lished the Gidhaur Raj. Raja Puran 1Vlal, eighth in descent from
Bir Bikram Singh, built the great temple of Baidyanath. The present
head of the family is Sir Ravaneswar Prasad Singh, K.C.I.E.
Gigasaran.-Petty State in KATHJAwnx, Bombay.
Gilgit.-Head-quarters of a scattered district or wazdrat of the
Kashmir State, situated in 35° 55′ N. and 74° 23′ E., at an elevation
of 4,890 feet above sea-level. The wazdrat stretches south to Astor
and the northern slopes of the Burzil, follows the Astor river to its
junction with the Indus, and then runs north along the Indus to Bunji.
It was once a flourishing tract, but never recovered from the great flood
of 1841, when the Indus was blocked by a landslip below the Hatu
Pir, and the valley was turned into a lake. Opposite Bunji is the
valley of Sai, and 6 miles farther up the Gilgit river falls into the Indus.
Gilgit is about 24 miles from the Indus, and has a considerable area
of fertile irrigated land. The wazdrat now includes the tract known
as Haramush on the right bank of the Indus, and numerous valleys
leading down to the Gilgit river. To the north the boundary reaches
Guach Pari on the Hunza road, and up the Kargah nullah as far as
the Bhaldi mountain to the south in the direction of Darel. From
Gilgit itself mountain roads radiate into the surrounding valleys, and
its geographical position now, as in ancient times, renders the fort on
the right bank of the Gilgit river an important place. A suspension
bridge connects Gilgit with the left bank, which is here as barren as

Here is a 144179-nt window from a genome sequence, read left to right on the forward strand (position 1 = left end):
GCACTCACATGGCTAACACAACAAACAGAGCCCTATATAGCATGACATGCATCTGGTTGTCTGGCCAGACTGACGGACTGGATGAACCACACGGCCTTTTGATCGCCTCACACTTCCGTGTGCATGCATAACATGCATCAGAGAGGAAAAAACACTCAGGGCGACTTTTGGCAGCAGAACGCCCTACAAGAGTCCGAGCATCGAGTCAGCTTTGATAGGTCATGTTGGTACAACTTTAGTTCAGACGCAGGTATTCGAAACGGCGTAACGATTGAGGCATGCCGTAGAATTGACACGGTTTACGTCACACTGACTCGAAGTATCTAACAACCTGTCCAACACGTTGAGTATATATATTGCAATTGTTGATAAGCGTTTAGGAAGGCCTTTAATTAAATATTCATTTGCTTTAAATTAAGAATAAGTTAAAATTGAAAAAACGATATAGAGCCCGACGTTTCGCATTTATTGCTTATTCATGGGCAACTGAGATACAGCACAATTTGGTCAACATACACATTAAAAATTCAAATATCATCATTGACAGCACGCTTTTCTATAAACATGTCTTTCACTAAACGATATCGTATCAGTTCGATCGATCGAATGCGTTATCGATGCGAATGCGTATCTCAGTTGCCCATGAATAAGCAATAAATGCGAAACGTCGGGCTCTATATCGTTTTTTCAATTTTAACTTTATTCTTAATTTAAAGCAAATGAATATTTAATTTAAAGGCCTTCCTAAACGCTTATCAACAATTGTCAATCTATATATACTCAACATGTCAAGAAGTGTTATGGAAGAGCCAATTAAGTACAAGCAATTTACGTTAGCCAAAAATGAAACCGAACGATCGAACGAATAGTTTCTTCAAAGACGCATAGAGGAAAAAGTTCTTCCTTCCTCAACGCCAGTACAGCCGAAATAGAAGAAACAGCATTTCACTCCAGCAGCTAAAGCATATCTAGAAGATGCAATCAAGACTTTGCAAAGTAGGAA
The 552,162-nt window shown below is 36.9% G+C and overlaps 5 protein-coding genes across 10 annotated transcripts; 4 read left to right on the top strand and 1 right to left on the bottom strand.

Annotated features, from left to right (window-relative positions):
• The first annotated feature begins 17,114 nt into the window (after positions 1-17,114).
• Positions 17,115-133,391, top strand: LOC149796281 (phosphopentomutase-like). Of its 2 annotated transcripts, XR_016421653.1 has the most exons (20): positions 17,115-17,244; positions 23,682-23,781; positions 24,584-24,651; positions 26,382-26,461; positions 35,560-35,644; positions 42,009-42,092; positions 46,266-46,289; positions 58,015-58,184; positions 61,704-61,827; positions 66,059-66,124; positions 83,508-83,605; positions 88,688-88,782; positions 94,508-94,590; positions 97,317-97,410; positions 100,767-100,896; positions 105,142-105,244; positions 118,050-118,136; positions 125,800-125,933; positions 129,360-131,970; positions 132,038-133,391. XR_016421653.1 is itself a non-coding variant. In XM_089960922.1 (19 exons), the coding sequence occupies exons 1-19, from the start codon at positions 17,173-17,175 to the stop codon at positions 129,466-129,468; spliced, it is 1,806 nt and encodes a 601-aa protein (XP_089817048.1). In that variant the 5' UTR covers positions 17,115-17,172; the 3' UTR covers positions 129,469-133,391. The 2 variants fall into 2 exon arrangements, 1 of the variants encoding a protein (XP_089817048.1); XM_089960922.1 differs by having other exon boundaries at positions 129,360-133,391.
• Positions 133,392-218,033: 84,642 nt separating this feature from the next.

the right bank is fertile. The ancient name of the site under its Hindu
Ras was Sargin. Later it was known as Gilit, which the Sikhs and
Dogras corrupted into Gilgit, but to the country people it is familiar
still as Gilit or Sargin Gilit. It lies in the most mountainous region
of the Himalayas. Within a radius of 65 miles there are eleven peaks
ranging from 18,000 to 20,000 feet; seven from 20,000 to 22,000 feet;
Six from 22,000 to 24,000 feet; and eight from 24,000 to 26,6oo feet.
At their bases the mountains are barren and repellent, but at 7,000 feet
there are fine forests of juniper and fir. Above these are the silver
birch, and above all vegetable growth lie sweep after sweep of glacier
and eternal snow.
The pencil cedar is found from 14,400 feet down to 6,ooo feet, and
sometimes reaches a girth of 30 feet. Pinus excelsa grows between
9,5oo and 12,000 feet. The edible pine is common in Astor, and
ranges from 7,000 to 1o,ooo feet. The useful birch-tree is common,
and grows as high as 12,500 feet. The tamarisk does well in the
barren valleys up to 6,ooo feet. Roughly speaking, the upper limit
of vegetation around Gilgit is 16,200 feet; above this the rocks are
stained with lichens.
Here are found the wild goats (Capra sibirica and C. falconert), he
ibex and mdrkhor and their deadly foe, the beautiful snow ounce